TRUSTY v. The STATE.
Convicted of rape and of enticing a child for indecent purposes, Curtis Trusty appeals on two grounds: insufficient evidence of penetration and the court's refusal to allow him to cross-examine a witness on prior false accusations of molestation by the child victim. Held:
1. OCGA § 16-6-1(a) provides: “A person commits the offense of rape when he has carnal knowledge of a female forcibly and against her will. Carnal knowledge in rape occurs when there is any penetration of the female sex organ by the male sex organ.” “In a rape case, penetration may be proved by indirect or circumstantial evidence.” (Citations omitted.) Payne v. State, 231 Ga. 755(1), 204 S.E.2d 128 (1974); see Ortiz v. State, 222 Ga.App. 432(1), 474 S.E.2d 300 (1996).
Viewed in the light most favorable to the prosecution, the evidence was sufficient for a rational trier of fact to have found penetration beyond a reasonable doubt. The victim's thirteen-year-old brother, who was an eyewitness to the incident and who himself had had vaginal intercourse with the eight-year-old victim, testified that Trusty was “[h]aving sex” with the victim, which phrase meant penetration by his own definition. See Fields v. State, 216 Ga.App. 184, 187(2), 453 S.E.2d 794 (1995) (testimony that he “ ‘forced me to have sex with him’ ” is evidence of penetration). He further testified that he and Trusty “did the same thing” to his sister, and that during the incident Trusty engaged in physical motions indicative of vaginal intercourse. See Gido v. State, 216 Ga.App. 330, 331(1), 454 S.E.2d 201 (1995).
The victim herself testified that Trusty did the same thing to her that her brother had done, which she explained (based on her having viewed a human reproduction video) was an adult act necessary to have babies. She further indicated to the child abuse investigator that Trusty's “penis entered her vagina.” As in Richie v. State, 183 Ga.App. 248, 250(1), 358 S.E.2d 648 (1987): “Her reluctance [at trial] to actually name the aggressor's sex organ does not disallow a finding that that is what she meant and that that is what defendant was trying to insert in her.” She even circled that portion of an anatomically-correct drawing when describing the act.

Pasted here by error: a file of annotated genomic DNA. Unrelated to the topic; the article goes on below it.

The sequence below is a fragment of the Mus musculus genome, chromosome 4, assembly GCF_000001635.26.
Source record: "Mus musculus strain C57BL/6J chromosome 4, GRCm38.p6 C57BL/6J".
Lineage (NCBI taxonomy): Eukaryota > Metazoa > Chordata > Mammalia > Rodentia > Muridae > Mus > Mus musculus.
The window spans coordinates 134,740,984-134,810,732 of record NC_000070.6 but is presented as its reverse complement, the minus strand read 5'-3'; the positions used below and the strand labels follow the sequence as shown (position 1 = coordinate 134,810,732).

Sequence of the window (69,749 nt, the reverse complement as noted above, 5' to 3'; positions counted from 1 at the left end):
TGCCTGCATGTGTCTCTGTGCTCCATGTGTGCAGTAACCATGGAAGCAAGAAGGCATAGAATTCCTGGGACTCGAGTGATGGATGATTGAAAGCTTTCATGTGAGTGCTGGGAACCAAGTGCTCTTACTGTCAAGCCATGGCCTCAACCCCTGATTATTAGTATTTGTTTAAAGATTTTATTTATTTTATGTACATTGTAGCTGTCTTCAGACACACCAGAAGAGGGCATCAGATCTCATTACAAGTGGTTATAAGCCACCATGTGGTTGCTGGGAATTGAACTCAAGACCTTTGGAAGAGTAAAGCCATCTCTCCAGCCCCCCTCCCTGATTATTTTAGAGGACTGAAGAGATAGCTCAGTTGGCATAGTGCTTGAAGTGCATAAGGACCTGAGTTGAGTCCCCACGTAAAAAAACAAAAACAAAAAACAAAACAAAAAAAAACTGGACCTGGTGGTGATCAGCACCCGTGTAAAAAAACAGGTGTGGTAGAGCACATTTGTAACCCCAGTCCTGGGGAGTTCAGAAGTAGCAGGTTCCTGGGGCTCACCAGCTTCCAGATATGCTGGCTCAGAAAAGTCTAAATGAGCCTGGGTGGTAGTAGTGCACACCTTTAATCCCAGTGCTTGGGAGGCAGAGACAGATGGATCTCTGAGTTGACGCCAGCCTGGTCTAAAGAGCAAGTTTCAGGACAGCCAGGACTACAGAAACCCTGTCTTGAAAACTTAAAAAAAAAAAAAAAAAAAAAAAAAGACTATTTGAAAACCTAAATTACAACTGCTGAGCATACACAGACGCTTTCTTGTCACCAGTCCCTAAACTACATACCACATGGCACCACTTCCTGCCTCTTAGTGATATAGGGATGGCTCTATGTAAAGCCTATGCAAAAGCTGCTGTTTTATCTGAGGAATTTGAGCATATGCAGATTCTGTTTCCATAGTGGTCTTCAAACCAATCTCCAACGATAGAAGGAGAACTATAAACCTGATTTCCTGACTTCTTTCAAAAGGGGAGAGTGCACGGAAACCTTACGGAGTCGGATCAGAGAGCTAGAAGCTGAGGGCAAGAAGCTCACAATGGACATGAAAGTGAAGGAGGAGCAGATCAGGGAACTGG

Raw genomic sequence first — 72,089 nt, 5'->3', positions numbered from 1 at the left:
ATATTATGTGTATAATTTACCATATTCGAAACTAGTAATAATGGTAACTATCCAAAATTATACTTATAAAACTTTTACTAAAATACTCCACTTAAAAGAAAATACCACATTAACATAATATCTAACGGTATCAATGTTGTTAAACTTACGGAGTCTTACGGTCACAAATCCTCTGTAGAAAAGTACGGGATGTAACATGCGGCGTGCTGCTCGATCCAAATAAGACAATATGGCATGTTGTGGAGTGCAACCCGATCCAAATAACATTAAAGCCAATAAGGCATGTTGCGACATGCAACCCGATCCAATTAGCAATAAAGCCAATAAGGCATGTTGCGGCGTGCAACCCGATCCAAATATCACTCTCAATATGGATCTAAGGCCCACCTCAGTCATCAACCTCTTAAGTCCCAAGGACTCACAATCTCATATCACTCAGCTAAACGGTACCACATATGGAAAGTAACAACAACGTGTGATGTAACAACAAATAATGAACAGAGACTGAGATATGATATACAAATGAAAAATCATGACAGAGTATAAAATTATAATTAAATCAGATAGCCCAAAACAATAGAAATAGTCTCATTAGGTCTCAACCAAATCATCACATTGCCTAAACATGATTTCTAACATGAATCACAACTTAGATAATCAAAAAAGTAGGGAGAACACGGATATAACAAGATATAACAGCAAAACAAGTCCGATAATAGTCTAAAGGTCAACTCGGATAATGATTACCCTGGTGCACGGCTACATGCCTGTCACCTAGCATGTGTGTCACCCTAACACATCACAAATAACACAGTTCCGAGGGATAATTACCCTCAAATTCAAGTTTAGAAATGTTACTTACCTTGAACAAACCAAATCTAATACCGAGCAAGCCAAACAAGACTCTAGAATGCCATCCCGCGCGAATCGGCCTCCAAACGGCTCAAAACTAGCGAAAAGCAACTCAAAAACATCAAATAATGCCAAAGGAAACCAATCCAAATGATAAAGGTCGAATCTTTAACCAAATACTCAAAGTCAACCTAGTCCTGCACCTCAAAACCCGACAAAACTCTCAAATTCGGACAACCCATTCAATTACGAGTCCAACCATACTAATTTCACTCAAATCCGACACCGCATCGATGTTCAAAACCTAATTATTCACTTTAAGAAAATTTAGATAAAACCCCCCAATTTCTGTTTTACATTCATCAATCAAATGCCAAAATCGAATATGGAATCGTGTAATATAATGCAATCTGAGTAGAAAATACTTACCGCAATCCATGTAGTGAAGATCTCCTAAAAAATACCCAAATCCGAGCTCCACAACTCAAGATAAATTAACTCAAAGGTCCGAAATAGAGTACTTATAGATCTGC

The evidence sufficed to sustain a rape conviction.
2. Trusty argues that the court erred in sustaining an objection to his questioning the victim's mother about prior false allegations of molestation.
Evidence of prior false accusations of sexual misconduct made by the prosecutrix is admissible to attack the credibility of the prosecutrix and as substantive evidence tending to prove that the instant offense did not occur. However, before evidence of a prior false accusation can be admitted, the trial court must make a threshold determination outside the presence of the jury that a reasonable probability of falsity exists. Defendants have the burden of coming forward with evidence at the hearing to establish a reasonable probability that the victim had made a prior false accusation of sexual misconduct. Finally, a trial court's ruling upon the admissibility of such evidence will not be overturned absent an abuse of discretion.
(Citations and punctuation omitted.) Kelley v. State, 233 Ga.App. 244, 251(5), 503 S.E.2d 881 (1998); see Smith v. State, 259 Ga. 135, 137(1), 377 S.E.2d 158 (1989).
As in Allen v. State, 210 Ga.App. 447, 448(1), 436 S.E.2d 559 (1993), “defense counsel asked ․ the question without first requesting the trial court to determine the admissibility of the line of inquiry outside the jury's presence.” Furthermore, Trusty made no claim below that any prior molestation allegations by the victim were false. Not only did he fail to proffer evidence of their falsity, but the evidence was undisputed that the accusations against her brother (the only other allegations she made) were true. See Hicks v. State, 222 Ga.App. 828, 830(1), 476 S.E.2d 101 (1996).
The court did not abuse its discretion in sustaining the objection.
HAROLD R. BANKE, Senior Appellate Judge.
BLACKBURN, P.J., and BARNES, J., concur.